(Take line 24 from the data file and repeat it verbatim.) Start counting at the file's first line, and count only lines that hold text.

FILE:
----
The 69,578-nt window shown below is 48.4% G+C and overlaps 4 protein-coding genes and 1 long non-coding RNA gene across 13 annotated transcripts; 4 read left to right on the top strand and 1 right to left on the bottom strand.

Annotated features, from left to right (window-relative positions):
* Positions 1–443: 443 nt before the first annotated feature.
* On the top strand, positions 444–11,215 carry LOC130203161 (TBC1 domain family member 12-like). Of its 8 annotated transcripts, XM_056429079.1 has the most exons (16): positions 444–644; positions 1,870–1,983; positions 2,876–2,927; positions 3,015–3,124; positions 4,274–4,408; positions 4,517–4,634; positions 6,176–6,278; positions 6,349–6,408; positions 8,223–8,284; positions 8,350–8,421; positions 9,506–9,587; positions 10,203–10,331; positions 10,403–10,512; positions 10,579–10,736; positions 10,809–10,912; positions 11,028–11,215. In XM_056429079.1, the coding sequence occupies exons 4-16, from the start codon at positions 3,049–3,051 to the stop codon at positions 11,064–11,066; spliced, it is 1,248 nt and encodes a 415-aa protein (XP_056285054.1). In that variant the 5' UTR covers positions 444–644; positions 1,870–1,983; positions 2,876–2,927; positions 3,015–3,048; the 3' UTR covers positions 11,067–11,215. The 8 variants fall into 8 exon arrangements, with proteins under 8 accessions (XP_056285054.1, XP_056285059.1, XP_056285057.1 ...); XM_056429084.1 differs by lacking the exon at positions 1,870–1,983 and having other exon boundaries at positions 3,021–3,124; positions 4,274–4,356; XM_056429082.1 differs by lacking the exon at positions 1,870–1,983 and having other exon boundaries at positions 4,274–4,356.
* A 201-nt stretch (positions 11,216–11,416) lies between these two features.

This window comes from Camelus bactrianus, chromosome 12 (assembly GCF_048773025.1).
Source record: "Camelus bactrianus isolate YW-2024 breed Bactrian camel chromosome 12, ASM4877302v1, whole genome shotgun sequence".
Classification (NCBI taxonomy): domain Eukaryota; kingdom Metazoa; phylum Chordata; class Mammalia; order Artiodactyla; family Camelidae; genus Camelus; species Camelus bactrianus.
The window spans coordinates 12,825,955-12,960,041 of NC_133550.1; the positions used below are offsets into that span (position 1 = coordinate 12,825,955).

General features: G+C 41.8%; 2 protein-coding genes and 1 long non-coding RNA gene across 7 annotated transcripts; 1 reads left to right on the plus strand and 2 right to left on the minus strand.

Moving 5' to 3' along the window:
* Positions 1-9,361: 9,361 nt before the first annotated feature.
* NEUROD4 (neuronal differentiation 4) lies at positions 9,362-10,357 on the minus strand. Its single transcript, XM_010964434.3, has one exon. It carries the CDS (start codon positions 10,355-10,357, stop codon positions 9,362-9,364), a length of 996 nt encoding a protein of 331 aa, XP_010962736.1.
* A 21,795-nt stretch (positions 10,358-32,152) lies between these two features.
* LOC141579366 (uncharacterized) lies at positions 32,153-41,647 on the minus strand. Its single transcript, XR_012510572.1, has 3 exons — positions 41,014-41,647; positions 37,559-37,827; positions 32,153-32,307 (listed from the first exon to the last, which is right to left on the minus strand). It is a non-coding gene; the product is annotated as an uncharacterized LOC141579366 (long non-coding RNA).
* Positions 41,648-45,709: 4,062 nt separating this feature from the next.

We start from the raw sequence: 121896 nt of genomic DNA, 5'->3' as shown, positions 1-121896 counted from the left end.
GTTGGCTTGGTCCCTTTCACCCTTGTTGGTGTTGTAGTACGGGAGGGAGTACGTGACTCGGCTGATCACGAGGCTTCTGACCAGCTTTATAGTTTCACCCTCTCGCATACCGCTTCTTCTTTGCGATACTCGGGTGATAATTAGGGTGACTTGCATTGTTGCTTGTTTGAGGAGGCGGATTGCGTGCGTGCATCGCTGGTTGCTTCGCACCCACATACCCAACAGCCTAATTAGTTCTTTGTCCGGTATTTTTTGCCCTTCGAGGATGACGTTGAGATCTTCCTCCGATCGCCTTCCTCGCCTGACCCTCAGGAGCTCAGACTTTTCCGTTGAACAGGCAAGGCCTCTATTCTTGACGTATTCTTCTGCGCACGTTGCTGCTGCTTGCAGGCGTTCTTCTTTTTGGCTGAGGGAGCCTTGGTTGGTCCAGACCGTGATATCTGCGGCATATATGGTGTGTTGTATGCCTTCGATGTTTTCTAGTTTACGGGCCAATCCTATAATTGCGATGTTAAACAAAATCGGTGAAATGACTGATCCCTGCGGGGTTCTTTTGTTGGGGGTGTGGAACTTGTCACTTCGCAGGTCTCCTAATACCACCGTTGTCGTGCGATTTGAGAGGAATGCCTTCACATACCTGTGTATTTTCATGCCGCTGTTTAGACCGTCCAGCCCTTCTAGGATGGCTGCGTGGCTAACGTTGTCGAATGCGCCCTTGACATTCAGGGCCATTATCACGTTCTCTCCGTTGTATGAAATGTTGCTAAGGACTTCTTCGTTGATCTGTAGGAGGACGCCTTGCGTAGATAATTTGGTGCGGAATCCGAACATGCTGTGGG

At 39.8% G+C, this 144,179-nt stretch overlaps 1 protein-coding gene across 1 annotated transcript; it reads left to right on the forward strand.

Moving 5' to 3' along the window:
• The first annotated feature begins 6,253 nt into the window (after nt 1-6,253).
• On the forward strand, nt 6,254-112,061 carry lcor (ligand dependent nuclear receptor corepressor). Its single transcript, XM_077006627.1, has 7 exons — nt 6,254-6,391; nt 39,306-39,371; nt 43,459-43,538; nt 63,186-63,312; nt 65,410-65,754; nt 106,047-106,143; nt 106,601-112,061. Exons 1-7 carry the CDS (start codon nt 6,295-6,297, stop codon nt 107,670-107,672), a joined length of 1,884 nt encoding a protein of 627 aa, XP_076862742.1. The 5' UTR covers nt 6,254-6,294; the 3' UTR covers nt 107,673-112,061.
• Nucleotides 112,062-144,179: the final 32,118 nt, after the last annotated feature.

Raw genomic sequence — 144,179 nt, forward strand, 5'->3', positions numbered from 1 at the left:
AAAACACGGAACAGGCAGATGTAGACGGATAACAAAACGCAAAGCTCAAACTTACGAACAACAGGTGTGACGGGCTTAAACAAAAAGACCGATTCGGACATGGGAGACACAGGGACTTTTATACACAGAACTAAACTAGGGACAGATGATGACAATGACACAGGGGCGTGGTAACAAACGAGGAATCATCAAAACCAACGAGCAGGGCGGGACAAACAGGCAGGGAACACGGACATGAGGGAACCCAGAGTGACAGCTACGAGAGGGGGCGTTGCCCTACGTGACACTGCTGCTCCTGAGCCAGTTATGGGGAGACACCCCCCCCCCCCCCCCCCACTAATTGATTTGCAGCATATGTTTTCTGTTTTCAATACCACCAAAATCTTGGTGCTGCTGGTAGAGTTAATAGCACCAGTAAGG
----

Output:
Raw genomic sequence — 144,179 nt, forward strand, 5'->3', positions numbered from 1 at the left: